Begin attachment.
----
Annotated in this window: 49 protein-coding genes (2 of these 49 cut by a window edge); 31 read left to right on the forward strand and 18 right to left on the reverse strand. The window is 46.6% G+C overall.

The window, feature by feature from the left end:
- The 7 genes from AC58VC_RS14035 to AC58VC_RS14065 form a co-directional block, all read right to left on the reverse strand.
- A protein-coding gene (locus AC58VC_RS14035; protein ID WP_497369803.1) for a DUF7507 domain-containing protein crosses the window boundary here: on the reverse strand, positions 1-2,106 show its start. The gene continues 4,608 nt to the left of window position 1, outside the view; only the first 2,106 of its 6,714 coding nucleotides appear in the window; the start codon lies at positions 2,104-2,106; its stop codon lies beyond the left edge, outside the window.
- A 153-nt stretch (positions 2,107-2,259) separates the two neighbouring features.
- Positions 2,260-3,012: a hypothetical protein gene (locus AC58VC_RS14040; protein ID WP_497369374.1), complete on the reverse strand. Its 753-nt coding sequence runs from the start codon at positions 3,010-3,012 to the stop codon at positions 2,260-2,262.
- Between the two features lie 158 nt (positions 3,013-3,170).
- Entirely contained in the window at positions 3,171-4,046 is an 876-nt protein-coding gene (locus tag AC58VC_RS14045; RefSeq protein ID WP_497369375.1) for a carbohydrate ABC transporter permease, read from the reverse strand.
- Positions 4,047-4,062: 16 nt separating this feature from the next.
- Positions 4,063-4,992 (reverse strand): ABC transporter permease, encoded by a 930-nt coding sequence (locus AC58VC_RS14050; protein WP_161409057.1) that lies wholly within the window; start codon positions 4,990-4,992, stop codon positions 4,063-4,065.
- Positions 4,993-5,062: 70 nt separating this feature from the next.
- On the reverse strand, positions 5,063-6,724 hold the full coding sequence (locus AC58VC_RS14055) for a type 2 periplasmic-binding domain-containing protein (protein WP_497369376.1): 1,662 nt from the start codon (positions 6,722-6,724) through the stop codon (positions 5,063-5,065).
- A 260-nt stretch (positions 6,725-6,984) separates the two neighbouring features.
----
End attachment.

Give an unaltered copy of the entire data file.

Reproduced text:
Annotated in this window: 49 protein-coding genes (2 of these 49 cut by a window edge); 31 read left to right on the forward strand and 18 right to left on the reverse strand. The window is 46.6% G+C overall.

The window, feature by feature from the left end:
- The 7 genes from AC58VC_RS14035 to AC58VC_RS14065 form a co-directional block, all read right to left on the reverse strand.
- A protein-coding gene (locus AC58VC_RS14035; protein ID WP_497369803.1) for a DUF7507 domain-containing protein crosses the window boundary here: on the reverse strand, positions 1-2,106 show its start. The gene continues 4,608 nt to the left of window position 1, outside the view; only the first 2,106 of its 6,714 coding nucleotides appear in the window; the start codon lies at positions 2,104-2,106; its stop codon lies beyond the left edge, outside the window.
- A 153-nt stretch (positions 2,107-2,259) separates the two neighbouring features.
- Positions 2,260-3,012: a hypothetical protein gene (locus AC58VC_RS14040; protein ID WP_497369374.1), complete on the reverse strand. Its 753-nt coding sequence runs from the start codon at positions 3,010-3,012 to the stop codon at positions 2,260-2,262.
- Between the two features lie 158 nt (positions 3,013-3,170).
- Entirely contained in the window at positions 3,171-4,046 is an 876-nt protein-coding gene (locus tag AC58VC_RS14045; RefSeq protein ID WP_497369375.1) for a carbohydrate ABC transporter permease, read from the reverse strand.
- Positions 4,047-4,062: 16 nt separating this feature from the next.
- Positions 4,063-4,992 (reverse strand): ABC transporter permease, encoded by a 930-nt coding sequence (locus AC58VC_RS14050; protein WP_161409057.1) that lies wholly within the window; start codon positions 4,990-4,992, stop codon positions 4,063-4,065.
- Positions 4,993-5,062: 70 nt separating this feature from the next.
- On the reverse strand, positions 5,063-6,724 hold the full coding sequence (locus AC58VC_RS14055) for a type 2 periplasmic-binding domain-containing protein (protein WP_497369376.1): 1,662 nt from the start codon (positions 6,722-6,724) through the stop codon (positions 5,063-5,065).
- A 260-nt stretch (positions 6,725-6,984) separates the two neighbouring features.